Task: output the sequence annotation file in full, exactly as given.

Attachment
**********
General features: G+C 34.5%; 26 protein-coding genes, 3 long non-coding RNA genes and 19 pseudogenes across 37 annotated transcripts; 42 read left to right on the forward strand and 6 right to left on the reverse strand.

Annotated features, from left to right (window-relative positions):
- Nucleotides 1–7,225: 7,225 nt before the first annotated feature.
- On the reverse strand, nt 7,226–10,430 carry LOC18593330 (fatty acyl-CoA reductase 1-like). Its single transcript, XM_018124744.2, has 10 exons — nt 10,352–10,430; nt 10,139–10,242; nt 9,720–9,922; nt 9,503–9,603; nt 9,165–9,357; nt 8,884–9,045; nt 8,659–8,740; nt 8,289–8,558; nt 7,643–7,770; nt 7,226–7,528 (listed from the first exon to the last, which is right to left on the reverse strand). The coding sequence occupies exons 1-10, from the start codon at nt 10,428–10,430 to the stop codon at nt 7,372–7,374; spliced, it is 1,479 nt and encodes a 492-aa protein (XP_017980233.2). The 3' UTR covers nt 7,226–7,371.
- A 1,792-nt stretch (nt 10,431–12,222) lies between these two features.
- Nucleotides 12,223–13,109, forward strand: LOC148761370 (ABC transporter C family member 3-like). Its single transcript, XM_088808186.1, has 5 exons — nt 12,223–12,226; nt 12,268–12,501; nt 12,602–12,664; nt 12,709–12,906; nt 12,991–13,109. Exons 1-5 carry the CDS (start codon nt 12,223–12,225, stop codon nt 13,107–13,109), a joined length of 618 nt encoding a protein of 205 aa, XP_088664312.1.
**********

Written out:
General features: G+C 34.5%; 26 protein-coding genes, 3 long non-coding RNA genes and 19 pseudogenes across 37 annotated transcripts; 42 read left to right on the forward strand and 6 right to left on the reverse strand.

Annotated features, from left to right (window-relative positions):
- Nucleotides 1–7,225: 7,225 nt before the first annotated feature.
- On the reverse strand, nt 7,226–10,430 carry LOC18593330 (fatty acyl-CoA reductase 1-like). Its single transcript, XM_018124744.2, has 10 exons — nt 10,352–10,430; nt 10,139–10,242; nt 9,720–9,922; nt 9,503–9,603; nt 9,165–9,357; nt 8,884–9,045; nt 8,659–8,740; nt 8,289–8,558; nt 7,643–7,770; nt 7,226–7,528 (listed from the first exon to the last, which is right to left on the reverse strand). The coding sequence occupies exons 1-10, from the start codon at nt 10,428–10,430 to the stop codon at nt 7,372–7,374; spliced, it is 1,479 nt and encodes a 492-aa protein (XP_017980233.2). The 3' UTR covers nt 7,226–7,371.
- A 1,792-nt stretch (nt 10,431–12,222) lies between these two features.
- Nucleotides 12,223–13,109, forward strand: LOC148761370 (ABC transporter C family member 3-like). Its single transcript, XM_088808186.1, has 5 exons — nt 12,223–12,226; nt 12,268–12,501; nt 12,602–12,664; nt 12,709–12,906; nt 12,991–13,109. Exons 1-5 carry the CDS (start codon nt 12,223–12,225, stop codon nt 13,107–13,109), a joined length of 618 nt encoding a protein of 205 aa, XP_088664312.1.